All flights coming from the United Kingdom will be barred from entering the Philippines, Presidential Spokesman Harry Roque announced today, a move done to prevent the spread of a new coronavirus strain discovered in the UK.
The temporary ban on flights will start from Dec. 24 at 12:01am and end on Dec. 31, 2020.
“All passengers who have been in the UK within fourteen (14) days immediately preceding arrival to the Philippines, including those merely in transit, are also temporarily restricted from entering the country for the same period,” Roque said.
“[P]assengers already in transit from the UK and all those who have been to the UK within 14 days immediately preceding arrival to the Philippines, who arrive before 12:01AM of December 24, 2020, shall not be subject to entry restriction but they would be required to undergo stricter quarantine and testing protocols,” he added.
These protocols include a 14-day quarantine at the Athlete’s Village in New Clark City in Tarlac province. Travelers will have to complete the quarantine despite testing negative in a swab test.
About 200,000 Filipinos live in the UK, with many working as nurses and hospital porters for the National Health Service. Scores have become ill due to the coronavirus, with some Filipinos dying of the viral respiratory disease.
Roque’s announcement comes after a new and more infectious variant of the coronavirus was detected in the UK. Called B.1.1.7, it was detected in December from patients living in the southern parts of England.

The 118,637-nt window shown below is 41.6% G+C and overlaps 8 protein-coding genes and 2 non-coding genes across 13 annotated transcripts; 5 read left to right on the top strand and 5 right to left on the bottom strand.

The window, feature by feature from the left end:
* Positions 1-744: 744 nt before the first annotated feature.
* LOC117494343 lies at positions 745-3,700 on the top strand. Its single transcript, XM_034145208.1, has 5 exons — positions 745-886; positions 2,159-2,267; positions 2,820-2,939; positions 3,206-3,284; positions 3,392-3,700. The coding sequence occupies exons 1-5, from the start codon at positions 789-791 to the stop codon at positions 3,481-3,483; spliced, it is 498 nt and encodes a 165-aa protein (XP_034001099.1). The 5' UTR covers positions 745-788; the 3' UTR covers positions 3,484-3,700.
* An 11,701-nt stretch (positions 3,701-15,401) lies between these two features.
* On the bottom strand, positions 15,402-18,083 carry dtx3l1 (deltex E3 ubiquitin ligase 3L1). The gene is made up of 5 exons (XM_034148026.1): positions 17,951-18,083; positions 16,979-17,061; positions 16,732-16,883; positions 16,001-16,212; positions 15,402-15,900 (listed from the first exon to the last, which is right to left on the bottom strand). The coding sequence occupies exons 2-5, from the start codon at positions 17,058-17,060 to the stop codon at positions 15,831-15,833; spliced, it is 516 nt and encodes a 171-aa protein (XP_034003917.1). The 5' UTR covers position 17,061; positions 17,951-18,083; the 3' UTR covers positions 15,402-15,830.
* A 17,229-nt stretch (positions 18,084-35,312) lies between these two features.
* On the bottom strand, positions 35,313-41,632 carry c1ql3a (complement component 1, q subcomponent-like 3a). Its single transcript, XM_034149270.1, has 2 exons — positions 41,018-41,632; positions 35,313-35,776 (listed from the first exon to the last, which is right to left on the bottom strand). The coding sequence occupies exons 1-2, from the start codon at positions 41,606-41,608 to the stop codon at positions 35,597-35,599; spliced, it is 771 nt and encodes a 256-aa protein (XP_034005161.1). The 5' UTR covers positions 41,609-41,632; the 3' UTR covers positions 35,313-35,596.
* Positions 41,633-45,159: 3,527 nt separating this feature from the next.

The discovery of the new strain led some 40 countries to ban visitors coming from the UK. It also resulted in frenzied buying in groceries and supermarkets in the kingdom, as Britons grew fearful that they would run out of food due to the harsh restrictions.
The relatively quick decision to ban UK flights stands in stark contrast to the actions displayed by President Rodrigo Duterte in the early days of the pandemic.
Duterte, a close ally of Beijing, initially refused to bar Chinese nationals from entering the Philippines, despite the fact that the coronavirus was first discovered in Hubei province. From the president’s perspective, people who wanted to ban the Chinese were being hysterical and xenophobic. However, critics said Duterte was acting like Beijing’s lapdog for refusing to close the Philippines’ borders. Duterte later caved in to public pressure, but only after a Chinese national died of COVID-19 in Manila in February.
The Philippines has the second-highest number of COVID-19 cases in Southeast Asia, with 462,815 recorded as of yesterday. The number includes 429,419 recoveries and 9,021 deaths.